Lookout Mountain residents seeking to stop a church expansion in their neighborhood have won a court decision.
Jefferson County Chief District Court Judge Christopher Munsinger ruled that a 2-1 county commissioner decision to approve the church’s special-use permit should be undone.
The permit would allow the Activation Ministry International at 166 South Lookout Mountain Road to nearly triple the size of its current 9,000-square-foot building to accommodate the growth of its congregation.
Residential interest in the project was high, and the group Lookout Mountain Residents United formed in opposition.
The group filed the lawsuit opposing the decision, which was passed by County Commissioners Don Rosier and John Odom.
In the lawsuit, Munsinger ruled that the church building was currently a legal, nonconforming building, and that the county had no authority under the area’s comprehensive master plan to expand a use that was already nonconforming.
Jefferson County Library Foundation and Friends of JCPL will hold its annual March Madness Used Book Sale from 10 a.m. to 4 p.m. Friday and Saturday, March 8-9, and from 12-4 p.m. Sunday, March 10, in the Standley Lake Library Meeting Room, 8485 Kipling St., Arvada.
The sale will offer more than 7,000 books, CDs, DVDs, audiobooks and more.
Most books will be available from 50 cents to $2.50, with hardback fiction for just $1. Sunday is Bag Day, where for $6 you can fill up a grocery bag full of items.
More information is available on book sales and events at jeffcolibraryfoundation.org or by calling 303-403-5075.
Reports of mountain lion sightings are increasing all along the Front Range, according to the Colorado Parks and Wildlife.
Parks and Wildlife spokeswoman Jennifer Churchill said residents need to be educated about this elusive animal.
“They don’t arbitrarily attack people. It’s, in fact, quite rare. However, they are wild animals. They are predators and people need to exercise some caution,” said Churchill.
Attacks against pets are much more common, and typically happen when a family pet is left outdoors overnight. Churchill said any mountain lion sighting or interaction should be reported to her office.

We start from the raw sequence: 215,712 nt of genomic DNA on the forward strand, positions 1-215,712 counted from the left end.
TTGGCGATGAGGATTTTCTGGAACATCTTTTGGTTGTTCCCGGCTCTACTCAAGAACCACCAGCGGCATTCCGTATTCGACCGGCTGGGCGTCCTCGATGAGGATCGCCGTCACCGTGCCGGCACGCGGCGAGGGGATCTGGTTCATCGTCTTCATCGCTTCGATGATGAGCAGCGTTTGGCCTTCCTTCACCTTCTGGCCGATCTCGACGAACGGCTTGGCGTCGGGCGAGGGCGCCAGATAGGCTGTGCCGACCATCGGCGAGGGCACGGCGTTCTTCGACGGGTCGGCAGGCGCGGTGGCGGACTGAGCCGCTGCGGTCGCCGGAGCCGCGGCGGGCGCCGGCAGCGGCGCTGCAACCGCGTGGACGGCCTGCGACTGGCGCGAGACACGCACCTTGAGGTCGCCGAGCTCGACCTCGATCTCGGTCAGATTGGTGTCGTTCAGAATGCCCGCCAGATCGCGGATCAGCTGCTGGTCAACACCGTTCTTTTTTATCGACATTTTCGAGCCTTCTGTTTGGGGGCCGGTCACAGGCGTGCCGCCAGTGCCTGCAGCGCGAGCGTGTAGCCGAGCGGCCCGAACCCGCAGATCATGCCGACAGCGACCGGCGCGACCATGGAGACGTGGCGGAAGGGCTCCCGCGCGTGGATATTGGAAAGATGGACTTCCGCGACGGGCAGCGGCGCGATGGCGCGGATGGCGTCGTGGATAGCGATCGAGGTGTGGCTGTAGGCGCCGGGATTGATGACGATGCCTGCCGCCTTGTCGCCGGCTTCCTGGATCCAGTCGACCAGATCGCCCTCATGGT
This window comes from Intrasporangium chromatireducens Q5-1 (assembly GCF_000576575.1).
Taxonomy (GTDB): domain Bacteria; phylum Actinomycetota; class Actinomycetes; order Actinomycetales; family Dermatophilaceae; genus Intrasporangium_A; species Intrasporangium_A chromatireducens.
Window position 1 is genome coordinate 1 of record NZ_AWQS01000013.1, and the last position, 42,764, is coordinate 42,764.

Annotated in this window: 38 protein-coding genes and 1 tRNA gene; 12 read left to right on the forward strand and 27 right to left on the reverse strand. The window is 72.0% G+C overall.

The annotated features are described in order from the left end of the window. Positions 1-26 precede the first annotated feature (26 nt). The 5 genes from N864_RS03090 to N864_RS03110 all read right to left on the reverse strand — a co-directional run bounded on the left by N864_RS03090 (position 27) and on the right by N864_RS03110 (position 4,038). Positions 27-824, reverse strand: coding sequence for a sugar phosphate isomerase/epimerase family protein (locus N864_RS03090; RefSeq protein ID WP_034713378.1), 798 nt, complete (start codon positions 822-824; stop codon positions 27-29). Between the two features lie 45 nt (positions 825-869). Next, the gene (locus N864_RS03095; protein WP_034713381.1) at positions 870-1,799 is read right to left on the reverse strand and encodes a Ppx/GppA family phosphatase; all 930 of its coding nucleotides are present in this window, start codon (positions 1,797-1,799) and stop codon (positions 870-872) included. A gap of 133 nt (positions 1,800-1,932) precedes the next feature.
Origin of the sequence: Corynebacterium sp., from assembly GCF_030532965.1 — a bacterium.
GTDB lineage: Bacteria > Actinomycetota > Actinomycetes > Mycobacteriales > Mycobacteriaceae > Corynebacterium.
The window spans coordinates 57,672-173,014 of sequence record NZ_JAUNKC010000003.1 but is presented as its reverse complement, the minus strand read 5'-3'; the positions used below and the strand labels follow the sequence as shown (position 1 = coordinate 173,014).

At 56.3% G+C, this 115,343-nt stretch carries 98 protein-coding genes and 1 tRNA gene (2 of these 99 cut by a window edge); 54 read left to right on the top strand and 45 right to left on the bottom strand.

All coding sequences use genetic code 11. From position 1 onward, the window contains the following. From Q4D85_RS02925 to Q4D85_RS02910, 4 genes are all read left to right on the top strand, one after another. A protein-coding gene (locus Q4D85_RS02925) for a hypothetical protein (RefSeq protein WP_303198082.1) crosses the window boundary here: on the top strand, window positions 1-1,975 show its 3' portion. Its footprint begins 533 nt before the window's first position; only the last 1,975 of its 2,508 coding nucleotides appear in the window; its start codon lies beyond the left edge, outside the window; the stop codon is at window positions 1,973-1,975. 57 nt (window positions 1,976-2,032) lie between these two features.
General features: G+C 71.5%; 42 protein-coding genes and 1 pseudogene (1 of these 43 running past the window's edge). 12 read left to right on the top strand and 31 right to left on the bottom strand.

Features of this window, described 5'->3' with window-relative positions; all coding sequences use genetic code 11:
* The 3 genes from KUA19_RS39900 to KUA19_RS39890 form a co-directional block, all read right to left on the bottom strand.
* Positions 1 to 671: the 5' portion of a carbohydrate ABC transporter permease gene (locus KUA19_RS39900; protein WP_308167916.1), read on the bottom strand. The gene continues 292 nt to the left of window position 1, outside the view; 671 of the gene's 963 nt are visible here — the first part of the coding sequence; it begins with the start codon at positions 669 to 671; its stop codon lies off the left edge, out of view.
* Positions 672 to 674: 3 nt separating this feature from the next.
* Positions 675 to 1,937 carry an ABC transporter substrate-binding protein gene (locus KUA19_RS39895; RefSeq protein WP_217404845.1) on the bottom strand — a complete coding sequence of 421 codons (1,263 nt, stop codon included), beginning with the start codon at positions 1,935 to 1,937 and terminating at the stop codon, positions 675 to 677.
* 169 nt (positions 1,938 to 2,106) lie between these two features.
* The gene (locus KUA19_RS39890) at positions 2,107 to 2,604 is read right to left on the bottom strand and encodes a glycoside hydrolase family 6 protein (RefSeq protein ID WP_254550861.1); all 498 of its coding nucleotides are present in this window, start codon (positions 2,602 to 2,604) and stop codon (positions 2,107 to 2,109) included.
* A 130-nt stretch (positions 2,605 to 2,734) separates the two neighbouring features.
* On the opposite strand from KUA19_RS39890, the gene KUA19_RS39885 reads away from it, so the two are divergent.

Here are some mountain lion safety tips from Colorado Parks and Wildlife:
• Keep yards and residences well-lit at night.
• Keep dogs and other pets inside.
• Outdoor fencing for dogs, chickens and goats should be sturdy, and include ceiling mesh when possible.
• Stay in groups and make noise when hiking, cycling or running. Lions will avoid you, given a chance.
• If you find a dead animal on or near your property, have it removed promptly. Mountain lions often cover dead animals with leaves or dirt and return later to feed.
• If you see a lion, do not approach it. Stay calm and stand upright. Talk loudly and firmly at the lion and back away slowly.
• Do not turn your back. Do not run. This might trigger a predator instinct to chase.
• If the lion appears aggressive, throw stones, branches, your backpack or anything that is handy.
More information about mountain lions is available at the website wildlife.cstate.co.us.
To report interactions with mountain lions, call 303-291-7227 during normal business hours. In an emergency, please call Colorado State Patrol, who will contact the local on-call officer.
Seasonal nesting closures began at several Jefferson County Open Space park locations, including North Table Mountain Park, Crown Hill Park and Cathedral Spires Park. The closures are designed to allow young birds the best chance at fledging.
Rim Rock Trail at North Table Mountain will be closed until July 31 to protect the nest sites of various cliff- and ground-dwelling birds.
Crown Hill Park’s Kestrel Pond will be closed to visitors, except for guided groups, until June 30 to prevent disturbing various migrating waterfowl.
Cathedral Spires Park will be fully closed to protect nesting peregrine falcons. Once the nest sites are located, the Park may be partially reopened.